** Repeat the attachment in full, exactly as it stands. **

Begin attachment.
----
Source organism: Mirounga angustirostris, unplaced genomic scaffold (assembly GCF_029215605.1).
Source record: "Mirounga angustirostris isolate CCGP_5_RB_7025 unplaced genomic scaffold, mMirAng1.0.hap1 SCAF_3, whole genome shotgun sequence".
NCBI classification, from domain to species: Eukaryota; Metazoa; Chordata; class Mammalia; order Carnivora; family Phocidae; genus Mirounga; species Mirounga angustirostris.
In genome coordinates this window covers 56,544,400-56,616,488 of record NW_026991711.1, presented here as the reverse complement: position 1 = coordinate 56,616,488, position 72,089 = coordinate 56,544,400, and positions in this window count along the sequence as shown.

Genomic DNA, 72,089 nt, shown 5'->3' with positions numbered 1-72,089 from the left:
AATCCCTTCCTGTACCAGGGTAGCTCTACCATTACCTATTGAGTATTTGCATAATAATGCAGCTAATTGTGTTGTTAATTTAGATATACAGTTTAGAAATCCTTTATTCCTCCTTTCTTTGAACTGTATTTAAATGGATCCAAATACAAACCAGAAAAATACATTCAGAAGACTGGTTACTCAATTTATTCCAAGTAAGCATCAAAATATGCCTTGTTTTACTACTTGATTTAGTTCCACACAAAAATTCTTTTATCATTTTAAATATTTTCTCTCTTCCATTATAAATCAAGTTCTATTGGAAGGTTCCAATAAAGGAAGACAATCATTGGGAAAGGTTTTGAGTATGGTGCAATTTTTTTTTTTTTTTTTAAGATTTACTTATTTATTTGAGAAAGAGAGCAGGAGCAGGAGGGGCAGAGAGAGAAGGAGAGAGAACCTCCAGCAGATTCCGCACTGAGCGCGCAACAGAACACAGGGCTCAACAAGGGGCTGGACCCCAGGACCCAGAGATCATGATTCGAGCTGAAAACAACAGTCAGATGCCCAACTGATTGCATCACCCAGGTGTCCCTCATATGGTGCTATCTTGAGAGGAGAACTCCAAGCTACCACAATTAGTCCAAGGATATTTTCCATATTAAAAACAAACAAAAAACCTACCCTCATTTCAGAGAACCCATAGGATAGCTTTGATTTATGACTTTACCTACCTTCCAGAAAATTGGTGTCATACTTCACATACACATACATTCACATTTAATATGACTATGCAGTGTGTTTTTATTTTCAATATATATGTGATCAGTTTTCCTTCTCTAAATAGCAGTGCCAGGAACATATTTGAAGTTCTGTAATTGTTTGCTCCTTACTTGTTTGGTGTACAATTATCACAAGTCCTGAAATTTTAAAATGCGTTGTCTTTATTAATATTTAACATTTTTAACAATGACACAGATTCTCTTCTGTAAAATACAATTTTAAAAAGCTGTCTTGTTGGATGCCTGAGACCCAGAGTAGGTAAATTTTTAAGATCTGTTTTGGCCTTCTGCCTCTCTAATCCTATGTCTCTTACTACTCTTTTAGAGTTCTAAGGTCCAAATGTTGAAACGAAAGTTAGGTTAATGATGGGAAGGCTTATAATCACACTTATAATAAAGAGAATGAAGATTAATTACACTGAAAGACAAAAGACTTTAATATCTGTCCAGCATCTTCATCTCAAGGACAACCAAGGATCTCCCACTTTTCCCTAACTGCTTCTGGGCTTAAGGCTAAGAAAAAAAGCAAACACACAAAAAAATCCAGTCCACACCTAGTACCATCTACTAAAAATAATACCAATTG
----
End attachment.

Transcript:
Source organism: Mirounga angustirostris, unplaced genomic scaffold (assembly GCF_029215605.1).
Source record: "Mirounga angustirostris isolate CCGP_5_RB_7025 unplaced genomic scaffold, mMirAng1.0.hap1 SCAF_3, whole genome shotgun sequence".
NCBI classification, from domain to species: Eukaryota; Metazoa; Chordata; class Mammalia; order Carnivora; family Phocidae; genus Mirounga; species Mirounga angustirostris.
In genome coordinates this window covers 56,544,400-56,616,488 of record NW_026991711.1, presented here as the reverse complement: position 1 = coordinate 56,616,488, position 72,089 = coordinate 56,544,400, and positions in this window count along the sequence as shown.

Genomic DNA, 72,089 nt, shown 5'->3' with positions numbered 1-72,089 from the left:
AATCCCTTCCTGTACCAGGGTAGCTCTACCATTACCTATTGAGTATTTGCATAATAATGCAGCTAATTGTGTTGTTAATTTAGATATACAGTTTAGAAATCCTTTATTCCTCCTTTCTTTGAACTGTATTTAAATGGATCCAAATACAAACCAGAAAAATACATTCAGAAGACTGGTTACTCAATTTATTCCAAGTAAGCATCAAAATATGCCTTGTTTTACTACTTGATTTAGTTCCACACAAAAATTCTTTTATCATTTTAAATATTTTCTCTCTTCCATTATAAATCAAGTTCTATTGGAAGGTTCCAATAAAGGAAGACAATCATTGGGAAAGGTTTTGAGTATGGTGCAATTTTTTTTTTTTTTTTTAAGATTTACTTATTTATTTGAGAAAGAGAGCAGGAGCAGGAGGGGCAGAGAGAGAAGGAGAGAGAACCTCCAGCAGATTCCGCACTGAGCGCGCAACAGAACACAGGGCTCAACAAGGGGCTGGACCCCAGGACCCAGAGATCATGATTCGAGCTGAAAACAACAGTCAGATGCCCAACTGATTGCATCACCCAGGTGTCCCTCATATGGTGCTATCTTGAGAGGAGAACTCCAAGCTACCACAATTAGTCCAAGGATATTTTCCATATTAAAAACAAACAAAAAACCTACCCTCATTTCAGAGAACCCATAGGATAGCTTTGATTTATGACTTTACCTACCTTCCAGAAAATTGGTGTCATACTTCACATACACATACATTCACATTTAATATGACTATGCAGTGTGTTTTTATTTTCAATATATATGTGATCAGTTTTCCTTCTCTAAATAGCAGTGCCAGGAACATATTTGAAGTTCTGTAATTGTTTGCTCCTTACTTGTTTGGTGTACAATTATCACAAGTCCTGAAATTTTAAAATGCGTTGTCTTTATTAATATTTAACATTTTTAACAATGACACAGATTCTCTTCTGTAAAATACAATTTTAAAAAGCTGTCTTGTTGGATGCCTGAGACCCAGAGTAGGTAAATTTTTAAGATCTGTTTTGGCCTTCTGCCTCTCTAATCCTATGTCTCTTACTACTCTTTTAGAGTTCTAAGGTCCAAATGTTGAAACGAAAGTTAGGTTAATGATGGGAAGGCTTATAATCACACTTATAATAAAGAGAATGAAGATTAATTACACTGAAAGACAAAAGACTTTAATATCTGTCCAGCATCTTCATCTCAAGGACAACCAAGGATCTCCCACTTTTCCCTAACTGCTTCTGGGCTTAAGGCTAAGAAAAAAAGCAAACACACAAAAAAATCCAGTCCACACCTAGTACCATCTACTAAAAATAATACCAATTG